- Monday, 09 May 2011 09:40
There’s a film worth watching and spending time thinking about. I believe that we need to reflect upon the great themes of humanity: peace, forgiveness, love, selfishness, self-giving, regret, power, sin, and grace. Either we confront and reject nihilism and thrive, or we capitulate to it and die. We have this opportunity in Roland Joffe’s newest film, “There Be Dragons.”
Comparison’s are not always helpful. The old saying is that comparisons are odious. For many reviewers the only to make sense of “There Be Dragons” is to contrast it with “The Da Vinci Code,” and I happen to see no point in doing so. The two films are apples and oranges, if you will. Be that as it may, “There Be Dragons” is a movie on the early life of a Spanish saint, Josemaria Escrivá de Balaguer (1902-75) which mixes fact with some fiction. The historical context of the film is the Spanish Civil War with all its bloody violence, incredible strident anti-clericalism and whole scale diminishment of the human person.
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- Monday, 02 May 2011 09:56
The Vatican Press Office Director Jesuit Father Federico Lombardi’s
responded to journalists’ questions on yesterday’s killing of Osama bin Laden, the mastermind of the 9/11 attacks. Father Lombardi stated:
Laden – as we all know – was gravely responsible for promoting division and
hatred between peoples, causing the death of countless innocent lives, and of
exploiting religions to this end.
Faced with the death of a man, a Christian
never rejoices, but reflects on the serious responsibility of each and every
one of us before God and before man, and hopes and commits himself so that no
event be an opportunity for further growth of hatred, but for peace.
Let us remember before the Throne of Grace all those who have died on 9/11 and those who continue to suffer from the effects of this attack.
- Friday, 29 April 2011 14:01
Blessings on the Duke and Duchess of Cambridge, William and Catherine, who wed today, the feast of Saint Catherine of Siena
“Be who God
meant you to be and you will set the world on fire.”
So said St Catherine of
Siena whose festival day this is. Marriage is intended to be a way in which man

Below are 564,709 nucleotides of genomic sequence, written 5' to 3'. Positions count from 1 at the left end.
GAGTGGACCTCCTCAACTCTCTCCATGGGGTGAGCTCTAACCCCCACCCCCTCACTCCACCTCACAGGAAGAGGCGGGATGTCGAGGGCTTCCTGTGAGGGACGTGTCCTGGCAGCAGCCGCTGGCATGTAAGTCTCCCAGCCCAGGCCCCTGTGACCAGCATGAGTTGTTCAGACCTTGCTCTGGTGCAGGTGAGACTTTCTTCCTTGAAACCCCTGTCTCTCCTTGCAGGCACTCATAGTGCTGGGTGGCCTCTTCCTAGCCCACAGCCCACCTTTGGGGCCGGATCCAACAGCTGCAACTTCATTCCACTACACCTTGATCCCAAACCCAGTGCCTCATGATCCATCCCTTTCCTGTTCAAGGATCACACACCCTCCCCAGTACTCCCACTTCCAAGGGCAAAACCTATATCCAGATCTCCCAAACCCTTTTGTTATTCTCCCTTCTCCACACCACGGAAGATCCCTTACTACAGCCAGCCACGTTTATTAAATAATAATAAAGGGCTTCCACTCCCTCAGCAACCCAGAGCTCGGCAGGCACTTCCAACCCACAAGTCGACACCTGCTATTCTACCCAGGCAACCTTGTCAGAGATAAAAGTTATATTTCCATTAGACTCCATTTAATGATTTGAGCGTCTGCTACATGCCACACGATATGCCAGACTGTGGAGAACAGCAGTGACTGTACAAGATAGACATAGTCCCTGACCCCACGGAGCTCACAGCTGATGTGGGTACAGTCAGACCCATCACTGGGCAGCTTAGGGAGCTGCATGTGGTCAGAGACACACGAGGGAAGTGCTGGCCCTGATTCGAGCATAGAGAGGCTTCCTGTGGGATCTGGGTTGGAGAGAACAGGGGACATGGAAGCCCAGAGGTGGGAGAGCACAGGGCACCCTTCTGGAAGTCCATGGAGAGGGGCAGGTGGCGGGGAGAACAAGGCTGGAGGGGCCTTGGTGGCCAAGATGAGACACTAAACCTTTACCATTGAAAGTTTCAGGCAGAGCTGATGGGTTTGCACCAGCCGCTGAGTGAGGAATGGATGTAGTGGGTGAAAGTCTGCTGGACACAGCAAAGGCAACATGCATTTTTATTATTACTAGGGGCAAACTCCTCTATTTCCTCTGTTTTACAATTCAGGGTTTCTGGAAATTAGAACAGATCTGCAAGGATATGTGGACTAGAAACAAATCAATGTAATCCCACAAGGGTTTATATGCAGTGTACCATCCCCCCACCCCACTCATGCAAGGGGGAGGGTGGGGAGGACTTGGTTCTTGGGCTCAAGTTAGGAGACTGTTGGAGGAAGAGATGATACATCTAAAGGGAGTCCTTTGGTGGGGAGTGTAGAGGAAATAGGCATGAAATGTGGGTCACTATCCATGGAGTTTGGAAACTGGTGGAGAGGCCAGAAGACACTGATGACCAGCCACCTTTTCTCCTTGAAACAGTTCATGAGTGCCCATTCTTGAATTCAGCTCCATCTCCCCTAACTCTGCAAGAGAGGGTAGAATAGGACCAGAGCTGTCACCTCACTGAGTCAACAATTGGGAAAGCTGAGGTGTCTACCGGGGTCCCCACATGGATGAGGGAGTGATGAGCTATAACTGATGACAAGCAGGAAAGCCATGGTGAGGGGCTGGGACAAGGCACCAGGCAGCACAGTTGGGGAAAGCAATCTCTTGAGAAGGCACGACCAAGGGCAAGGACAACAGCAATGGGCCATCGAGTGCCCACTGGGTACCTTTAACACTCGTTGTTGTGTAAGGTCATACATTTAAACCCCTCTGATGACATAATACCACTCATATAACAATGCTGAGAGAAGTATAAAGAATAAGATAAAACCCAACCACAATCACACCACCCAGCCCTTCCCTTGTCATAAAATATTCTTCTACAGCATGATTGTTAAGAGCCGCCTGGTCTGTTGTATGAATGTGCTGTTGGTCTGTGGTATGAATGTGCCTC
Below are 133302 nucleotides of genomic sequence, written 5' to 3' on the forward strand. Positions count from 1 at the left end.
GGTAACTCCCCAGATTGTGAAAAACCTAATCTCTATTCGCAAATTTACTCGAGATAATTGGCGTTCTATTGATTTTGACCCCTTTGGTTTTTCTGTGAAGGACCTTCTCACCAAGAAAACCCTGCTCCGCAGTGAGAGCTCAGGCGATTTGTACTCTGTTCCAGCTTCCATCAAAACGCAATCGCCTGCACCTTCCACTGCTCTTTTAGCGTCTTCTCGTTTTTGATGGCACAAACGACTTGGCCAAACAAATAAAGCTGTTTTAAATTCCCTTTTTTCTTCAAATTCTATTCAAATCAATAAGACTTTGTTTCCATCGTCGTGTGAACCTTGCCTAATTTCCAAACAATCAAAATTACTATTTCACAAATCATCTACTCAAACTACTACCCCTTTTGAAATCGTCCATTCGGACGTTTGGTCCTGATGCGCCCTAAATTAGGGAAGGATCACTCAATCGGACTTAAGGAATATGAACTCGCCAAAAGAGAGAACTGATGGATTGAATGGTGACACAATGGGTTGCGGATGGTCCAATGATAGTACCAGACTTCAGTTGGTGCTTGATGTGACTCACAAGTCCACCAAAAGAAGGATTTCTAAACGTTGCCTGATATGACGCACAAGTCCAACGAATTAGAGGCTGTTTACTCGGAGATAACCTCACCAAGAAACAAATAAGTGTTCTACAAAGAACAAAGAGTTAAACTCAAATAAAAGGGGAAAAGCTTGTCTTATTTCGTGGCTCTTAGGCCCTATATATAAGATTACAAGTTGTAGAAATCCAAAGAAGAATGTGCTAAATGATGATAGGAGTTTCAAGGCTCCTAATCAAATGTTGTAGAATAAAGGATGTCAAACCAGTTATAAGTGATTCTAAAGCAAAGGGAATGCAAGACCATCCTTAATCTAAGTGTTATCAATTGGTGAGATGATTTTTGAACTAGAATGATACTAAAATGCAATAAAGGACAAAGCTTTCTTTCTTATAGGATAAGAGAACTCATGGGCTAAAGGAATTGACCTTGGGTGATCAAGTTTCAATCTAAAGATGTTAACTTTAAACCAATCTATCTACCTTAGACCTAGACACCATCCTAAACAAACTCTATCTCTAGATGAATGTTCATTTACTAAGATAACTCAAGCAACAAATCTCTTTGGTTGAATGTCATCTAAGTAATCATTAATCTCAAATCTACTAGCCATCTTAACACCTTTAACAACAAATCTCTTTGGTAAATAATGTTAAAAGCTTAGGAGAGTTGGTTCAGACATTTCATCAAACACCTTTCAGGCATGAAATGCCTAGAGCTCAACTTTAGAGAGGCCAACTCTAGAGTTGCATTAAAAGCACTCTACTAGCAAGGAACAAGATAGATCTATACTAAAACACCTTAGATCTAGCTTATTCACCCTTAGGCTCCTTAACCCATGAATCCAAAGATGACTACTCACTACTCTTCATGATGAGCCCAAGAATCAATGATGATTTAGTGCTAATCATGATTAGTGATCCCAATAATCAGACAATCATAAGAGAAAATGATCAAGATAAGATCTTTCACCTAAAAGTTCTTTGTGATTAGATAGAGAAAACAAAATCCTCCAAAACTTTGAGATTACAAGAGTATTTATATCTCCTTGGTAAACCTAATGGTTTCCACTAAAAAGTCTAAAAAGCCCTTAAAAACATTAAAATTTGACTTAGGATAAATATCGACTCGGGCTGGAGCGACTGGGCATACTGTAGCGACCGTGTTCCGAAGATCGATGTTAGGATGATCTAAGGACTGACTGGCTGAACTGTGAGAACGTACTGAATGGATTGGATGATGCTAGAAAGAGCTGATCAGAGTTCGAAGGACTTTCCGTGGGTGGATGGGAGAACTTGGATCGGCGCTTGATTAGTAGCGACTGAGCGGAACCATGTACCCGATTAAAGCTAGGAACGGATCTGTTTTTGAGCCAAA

and woman help each other to become what God meant each one to be, their
deepest and truest selves.
Many people are fearful for the future of today’s
world but the message of the celebrations in this country and far beyond its
shores is the right one – this is a joyful day! It is good that people in every
continent are able to share in these celebrations because this is, as every
wedding day should be, a day of hope.
In a sense every wedding is a royal
wedding with the bride and groom as king and queen of creation, making a new
life together so that life can flow through them into the future.
Catherine, you have chosen to be married in the sight of a generous God who so
loved the world that he gave himself to us in the person of Jesus Christ.
the Spirit of this generous God, husband and wife are to give themselves to
The spiritual life grows as love finds its centre beyond ourselves.
Faithful and committed relationships offer a door into the mystery of spiritual
life in which we discover this: the more we give of self, the richer we become
in soul; the more we go beyond ourselves in love, the more we become our true
selves and our spiritual beauty is more fully revealed. In marriage we are
seeking to bring one another into fuller life.
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- Wednesday, 27 April 2011 22:41
The second annual Saint Gianna Mass was celebrated earlier this evening at The Church of Saint Catherine of Siena (411 E. 68th St., NYC) by the Archbishop of New York, Timothy Michael Dolan. The Mass was co-sponsored with the Respect Life Office of the Archdiocese of NY. About 600 people turned up for the Mass to ask for Saint Gianna’s intercession in the fertility issues. We tend to think it is easy to get pregnant, but for many couples having a biological child is quite difficult that creates much suffering.
The picture is of the Archbishop meeting the young servers and their guide prior to the Liturgy.
- Tuesday, 26 April 2011 21:08
Open your mouth for the speechless, in the cause of all who are appointed to die. Open your mouth, judge righteously and plead the cause of the poor and needy” (Proverbs 31:8-9)
Several weeks ago I focused my attention —our attention— on the rights of women and children, especially unborn children, in China, by highlighting the work of Reggie Littlejohn. How can one be unmoved by the plight for another human being; in case, women and unborn children??? What about the preference for the poor? What about human dignity?
When I met Reggie through my friend Suzanne Tanzi, the editor of Traces
magazine, I was instantly drawn to her work for others. I recognized in her that Christ is working directly through the words and works for those who really have no voice in a country that forcibly holds a One Child Policy. China is among the most offensive countries when it comes to human rights abuses and our Chinese brothers and sisters need an advocate.
The link above will take you another blog post which has links to Reggie Littlejohn’s work.